Dark Heresy

Abstract Principles Taken To Their Logical Extremes

United Kingdom Country of Origin: United Kingdom

Abstract Principles Taken To Their Logical Extremes
Send eMail
Type: Full-Length
Release Date: 1995
Label: Unisound Records
Genre: Avant-Garde, Death
1. Engines Of Torture
2. The Last Temptation Of Pan
3. The Ceremony
4. Thy Blood
5. Ofermod
6. Hole
7. The Millstone
8. Tyler's Stand

Review by chrisc7249 on January 24, 2023.

What a cool album title.

And its contents are even cooler. Dark Heresy was a short lived avant-garde death metal band from the United Kingdom that graced the world with one brilliant album, and a few preceding demos which I both have not heard and do not really care to hear; but that’s besides the point. Their 1995 debut “Abstract Principles Taken to Their Logical Extremes” is, in and of itself, quite abstract. And pretty extreme too.

I always pick challenging albums to review, ones that are usually pretty experimental and off-kilter and this one is really no different, and it actually might be the most bizarre one yet. Dark Heresy’s sound is a bit hard to decipher. Imagine if Morbid Angel started listening to a lot of Babylon Sad, Phlebotomized and Pan.Thy.Monium and they decided to make an album in the style of those bands. The opening track is the most straightforward death metal you get on the entire thing, complete with crushing riffs, menacing grooves and killer vocals, and even as the most “death metal” song, the riffs are still pretty weirdly constructed and transition in an oddball fashion. Once you’ve made it through that one, it’s about to get a lot weirder from now on.

The tracks are usually pretty lengthy, with 6 of the 8 tracks spanning over 7 minutes long. That being said, these are not death/doom tracks. For as much inspiration as Dark Heresy takes from the aforementioned bands, those bands all have a heavy presence of doom that Dark Heresy lacks. Their death metal parts, as stated above, are reminiscent of Morbid Angel and the death metal parts are extremely thrashy and ferocious. Everything that surrounds the death thrash parts is… very strange. There’s use of keyboards on a fair bit of the songs, and the vocalist is not afraid to throw in some cleans in a few of the tracks. They blend with multiple different non-metal genres to create a bizarre atmosphere that’s ever changing as the song goes along. Sometimes it’s medieval, sometimes it’s upbeat, sometimes it’s gloomy, and no matter where a song goes, it seems to always be loaded with riffs and blast beats that are expected from the genre. It’s similar in idea to something like say, Phlebotomized, but its execution is completely different, and the two bands sound nothing alike.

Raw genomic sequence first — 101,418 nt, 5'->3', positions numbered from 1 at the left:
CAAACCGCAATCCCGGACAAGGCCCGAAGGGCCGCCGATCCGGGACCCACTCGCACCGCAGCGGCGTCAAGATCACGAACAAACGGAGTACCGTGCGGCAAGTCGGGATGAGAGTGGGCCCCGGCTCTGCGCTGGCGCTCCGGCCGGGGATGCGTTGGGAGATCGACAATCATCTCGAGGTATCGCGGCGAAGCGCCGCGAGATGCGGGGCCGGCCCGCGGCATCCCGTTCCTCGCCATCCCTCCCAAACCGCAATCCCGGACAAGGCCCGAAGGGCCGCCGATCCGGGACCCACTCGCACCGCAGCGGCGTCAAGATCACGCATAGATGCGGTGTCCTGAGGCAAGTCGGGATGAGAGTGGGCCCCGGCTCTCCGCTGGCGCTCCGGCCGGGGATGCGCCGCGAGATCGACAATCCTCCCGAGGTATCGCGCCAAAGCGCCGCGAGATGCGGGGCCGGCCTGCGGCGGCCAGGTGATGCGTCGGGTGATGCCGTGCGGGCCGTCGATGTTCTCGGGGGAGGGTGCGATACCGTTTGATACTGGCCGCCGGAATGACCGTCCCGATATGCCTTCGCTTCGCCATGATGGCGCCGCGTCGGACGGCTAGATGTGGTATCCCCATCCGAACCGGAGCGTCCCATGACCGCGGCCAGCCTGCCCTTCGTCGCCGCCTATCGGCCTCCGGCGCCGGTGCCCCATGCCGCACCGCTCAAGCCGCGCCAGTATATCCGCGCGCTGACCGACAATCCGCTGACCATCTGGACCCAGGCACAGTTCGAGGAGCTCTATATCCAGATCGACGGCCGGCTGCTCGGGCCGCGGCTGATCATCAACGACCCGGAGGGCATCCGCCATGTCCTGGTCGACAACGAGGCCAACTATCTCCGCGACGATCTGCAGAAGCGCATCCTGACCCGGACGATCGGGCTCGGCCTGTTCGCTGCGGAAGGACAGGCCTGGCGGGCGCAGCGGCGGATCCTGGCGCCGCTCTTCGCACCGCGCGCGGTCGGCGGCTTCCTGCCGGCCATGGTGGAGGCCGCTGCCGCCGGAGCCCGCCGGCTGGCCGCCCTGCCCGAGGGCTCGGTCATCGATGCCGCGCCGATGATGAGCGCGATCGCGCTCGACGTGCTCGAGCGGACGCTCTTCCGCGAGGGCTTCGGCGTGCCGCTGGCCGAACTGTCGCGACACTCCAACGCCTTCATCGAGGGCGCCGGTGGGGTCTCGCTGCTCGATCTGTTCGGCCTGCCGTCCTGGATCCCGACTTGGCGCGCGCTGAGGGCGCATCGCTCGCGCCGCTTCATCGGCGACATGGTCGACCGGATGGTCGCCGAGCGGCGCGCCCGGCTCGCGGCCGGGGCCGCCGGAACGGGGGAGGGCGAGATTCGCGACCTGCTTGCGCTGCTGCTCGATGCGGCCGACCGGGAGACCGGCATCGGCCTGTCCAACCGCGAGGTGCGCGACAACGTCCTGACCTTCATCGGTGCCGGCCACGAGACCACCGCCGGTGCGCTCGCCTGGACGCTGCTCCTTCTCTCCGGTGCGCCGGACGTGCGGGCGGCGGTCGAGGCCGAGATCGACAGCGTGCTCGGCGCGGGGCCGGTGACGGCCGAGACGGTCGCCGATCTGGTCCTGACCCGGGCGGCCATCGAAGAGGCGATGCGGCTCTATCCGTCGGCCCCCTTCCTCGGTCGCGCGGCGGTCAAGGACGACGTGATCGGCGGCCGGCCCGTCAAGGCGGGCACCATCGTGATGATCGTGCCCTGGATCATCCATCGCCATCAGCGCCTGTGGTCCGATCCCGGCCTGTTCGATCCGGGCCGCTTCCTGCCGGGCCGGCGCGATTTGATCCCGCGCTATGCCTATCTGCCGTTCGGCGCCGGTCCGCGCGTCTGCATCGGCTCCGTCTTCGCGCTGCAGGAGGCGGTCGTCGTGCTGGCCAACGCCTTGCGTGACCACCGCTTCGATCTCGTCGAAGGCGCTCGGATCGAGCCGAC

The sound of the album fits perfectly with the music. Not too rough around the edges, not too clean, just right in the middle. I love the sound of the drums, personally, but I am not an expert on production and mixing so my ears aren’t nearly as trained as some of the veterans on this site.

Unfortunately, this is one of those albums that, although I’ve always wanted to review it and I have finally sat down and given it my all to describe this album to the best of my ability, this truly is just an album you’re going to have to listen to. It’s so chaotic, progressive, experimental and left field that you’d be doing yourself a disservice to not listen to it at least once. Definitely a gem in the genre, and one that hopefully picks up traction with age to become more of an underground cult classic - more people need to listen to this.

FFO: Phlebotomized, Carbonized, Morbid Angel

Favorite song: The Last Temptation of Pan

Rating: 8 out of 10